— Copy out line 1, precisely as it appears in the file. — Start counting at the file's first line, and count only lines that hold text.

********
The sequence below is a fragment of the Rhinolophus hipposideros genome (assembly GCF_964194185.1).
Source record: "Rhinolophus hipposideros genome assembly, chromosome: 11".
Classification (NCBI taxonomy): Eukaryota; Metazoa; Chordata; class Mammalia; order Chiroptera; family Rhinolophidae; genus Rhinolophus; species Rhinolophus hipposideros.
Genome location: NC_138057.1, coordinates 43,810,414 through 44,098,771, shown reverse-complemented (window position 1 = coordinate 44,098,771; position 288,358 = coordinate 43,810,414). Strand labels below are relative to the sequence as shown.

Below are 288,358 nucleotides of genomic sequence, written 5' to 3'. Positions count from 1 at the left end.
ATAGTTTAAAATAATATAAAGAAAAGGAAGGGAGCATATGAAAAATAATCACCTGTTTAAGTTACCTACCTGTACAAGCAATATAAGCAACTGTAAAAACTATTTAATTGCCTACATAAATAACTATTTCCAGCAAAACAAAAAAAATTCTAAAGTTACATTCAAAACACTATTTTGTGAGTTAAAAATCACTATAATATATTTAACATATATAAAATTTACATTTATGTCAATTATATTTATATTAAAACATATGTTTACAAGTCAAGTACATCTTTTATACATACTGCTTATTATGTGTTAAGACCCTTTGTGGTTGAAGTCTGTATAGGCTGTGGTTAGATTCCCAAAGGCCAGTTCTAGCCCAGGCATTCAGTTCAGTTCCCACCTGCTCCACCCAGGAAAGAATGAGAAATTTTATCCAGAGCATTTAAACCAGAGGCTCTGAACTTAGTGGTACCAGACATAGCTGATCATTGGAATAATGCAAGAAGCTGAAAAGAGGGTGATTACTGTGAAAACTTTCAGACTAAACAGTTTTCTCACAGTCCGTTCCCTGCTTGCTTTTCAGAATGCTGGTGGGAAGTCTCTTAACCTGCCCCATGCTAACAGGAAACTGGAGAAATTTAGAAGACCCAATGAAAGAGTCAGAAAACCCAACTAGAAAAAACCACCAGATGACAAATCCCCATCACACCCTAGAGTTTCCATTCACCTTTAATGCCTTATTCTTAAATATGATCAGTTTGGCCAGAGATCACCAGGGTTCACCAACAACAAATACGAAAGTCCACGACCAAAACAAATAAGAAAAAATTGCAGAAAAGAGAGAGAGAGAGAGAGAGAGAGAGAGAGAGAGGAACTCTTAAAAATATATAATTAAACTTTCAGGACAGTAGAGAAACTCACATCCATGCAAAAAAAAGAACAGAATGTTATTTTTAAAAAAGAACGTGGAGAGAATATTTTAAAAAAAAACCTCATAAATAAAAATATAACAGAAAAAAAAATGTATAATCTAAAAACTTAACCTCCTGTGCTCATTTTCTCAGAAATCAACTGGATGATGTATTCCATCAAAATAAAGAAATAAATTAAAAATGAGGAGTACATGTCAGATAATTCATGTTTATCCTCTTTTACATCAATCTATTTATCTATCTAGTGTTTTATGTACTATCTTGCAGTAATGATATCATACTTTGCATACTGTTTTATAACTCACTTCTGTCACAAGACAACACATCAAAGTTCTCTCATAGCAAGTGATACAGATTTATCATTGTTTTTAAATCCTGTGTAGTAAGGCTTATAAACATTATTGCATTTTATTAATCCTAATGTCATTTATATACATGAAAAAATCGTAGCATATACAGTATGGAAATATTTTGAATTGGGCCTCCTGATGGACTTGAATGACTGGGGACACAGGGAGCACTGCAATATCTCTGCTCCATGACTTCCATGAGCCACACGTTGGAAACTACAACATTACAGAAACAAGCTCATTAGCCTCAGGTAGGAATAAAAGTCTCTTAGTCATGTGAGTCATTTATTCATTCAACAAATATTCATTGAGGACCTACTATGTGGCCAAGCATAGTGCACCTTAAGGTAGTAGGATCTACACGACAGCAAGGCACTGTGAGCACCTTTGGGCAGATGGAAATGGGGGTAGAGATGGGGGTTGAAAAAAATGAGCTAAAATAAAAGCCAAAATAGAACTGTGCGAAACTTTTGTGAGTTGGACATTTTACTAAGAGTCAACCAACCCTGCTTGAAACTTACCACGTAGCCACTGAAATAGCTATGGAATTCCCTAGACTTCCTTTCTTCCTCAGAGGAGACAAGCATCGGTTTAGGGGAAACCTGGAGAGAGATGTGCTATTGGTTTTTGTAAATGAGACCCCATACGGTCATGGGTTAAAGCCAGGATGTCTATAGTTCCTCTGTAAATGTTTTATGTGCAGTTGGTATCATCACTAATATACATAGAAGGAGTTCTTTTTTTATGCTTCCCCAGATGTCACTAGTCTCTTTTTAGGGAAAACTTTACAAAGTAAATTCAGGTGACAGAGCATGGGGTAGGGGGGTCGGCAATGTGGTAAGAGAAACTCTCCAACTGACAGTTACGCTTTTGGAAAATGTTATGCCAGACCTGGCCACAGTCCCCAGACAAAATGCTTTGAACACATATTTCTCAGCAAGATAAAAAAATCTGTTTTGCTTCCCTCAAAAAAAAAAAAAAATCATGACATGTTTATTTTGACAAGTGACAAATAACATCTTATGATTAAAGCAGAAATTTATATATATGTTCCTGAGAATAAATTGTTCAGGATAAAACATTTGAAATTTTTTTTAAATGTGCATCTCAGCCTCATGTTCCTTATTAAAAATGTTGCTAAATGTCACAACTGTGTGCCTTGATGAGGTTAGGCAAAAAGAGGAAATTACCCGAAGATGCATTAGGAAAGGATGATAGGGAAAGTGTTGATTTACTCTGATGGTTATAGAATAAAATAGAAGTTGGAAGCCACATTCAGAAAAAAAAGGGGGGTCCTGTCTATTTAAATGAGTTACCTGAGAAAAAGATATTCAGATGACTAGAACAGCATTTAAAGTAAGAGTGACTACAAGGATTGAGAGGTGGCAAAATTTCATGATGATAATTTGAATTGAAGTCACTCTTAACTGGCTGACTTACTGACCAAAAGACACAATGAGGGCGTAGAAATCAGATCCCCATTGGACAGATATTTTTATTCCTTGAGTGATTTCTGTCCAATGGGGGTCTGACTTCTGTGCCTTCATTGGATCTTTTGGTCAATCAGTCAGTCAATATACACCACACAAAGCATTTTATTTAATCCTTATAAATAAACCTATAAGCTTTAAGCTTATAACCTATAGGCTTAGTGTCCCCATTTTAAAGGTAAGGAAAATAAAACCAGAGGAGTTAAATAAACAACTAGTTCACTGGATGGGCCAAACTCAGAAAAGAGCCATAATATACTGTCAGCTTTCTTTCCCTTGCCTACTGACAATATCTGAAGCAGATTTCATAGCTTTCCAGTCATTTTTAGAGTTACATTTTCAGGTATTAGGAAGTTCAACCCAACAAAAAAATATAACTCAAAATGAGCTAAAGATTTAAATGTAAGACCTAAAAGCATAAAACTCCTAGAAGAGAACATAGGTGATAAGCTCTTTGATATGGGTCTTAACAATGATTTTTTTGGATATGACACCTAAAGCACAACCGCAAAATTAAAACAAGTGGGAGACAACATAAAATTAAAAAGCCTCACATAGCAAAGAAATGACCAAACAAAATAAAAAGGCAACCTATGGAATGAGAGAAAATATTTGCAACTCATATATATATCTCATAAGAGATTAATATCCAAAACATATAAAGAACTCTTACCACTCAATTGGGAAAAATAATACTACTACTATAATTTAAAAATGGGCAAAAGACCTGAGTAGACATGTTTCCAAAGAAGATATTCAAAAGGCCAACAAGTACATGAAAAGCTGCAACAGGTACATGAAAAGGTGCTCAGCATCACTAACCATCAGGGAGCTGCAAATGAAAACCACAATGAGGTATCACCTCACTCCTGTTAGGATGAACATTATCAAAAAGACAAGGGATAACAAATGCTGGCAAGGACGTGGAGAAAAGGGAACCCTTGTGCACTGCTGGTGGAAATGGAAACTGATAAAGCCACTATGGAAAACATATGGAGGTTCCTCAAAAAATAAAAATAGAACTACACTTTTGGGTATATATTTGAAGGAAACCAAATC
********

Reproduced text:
The sequence below is a fragment of the Rhinolophus hipposideros genome (assembly GCF_964194185.1).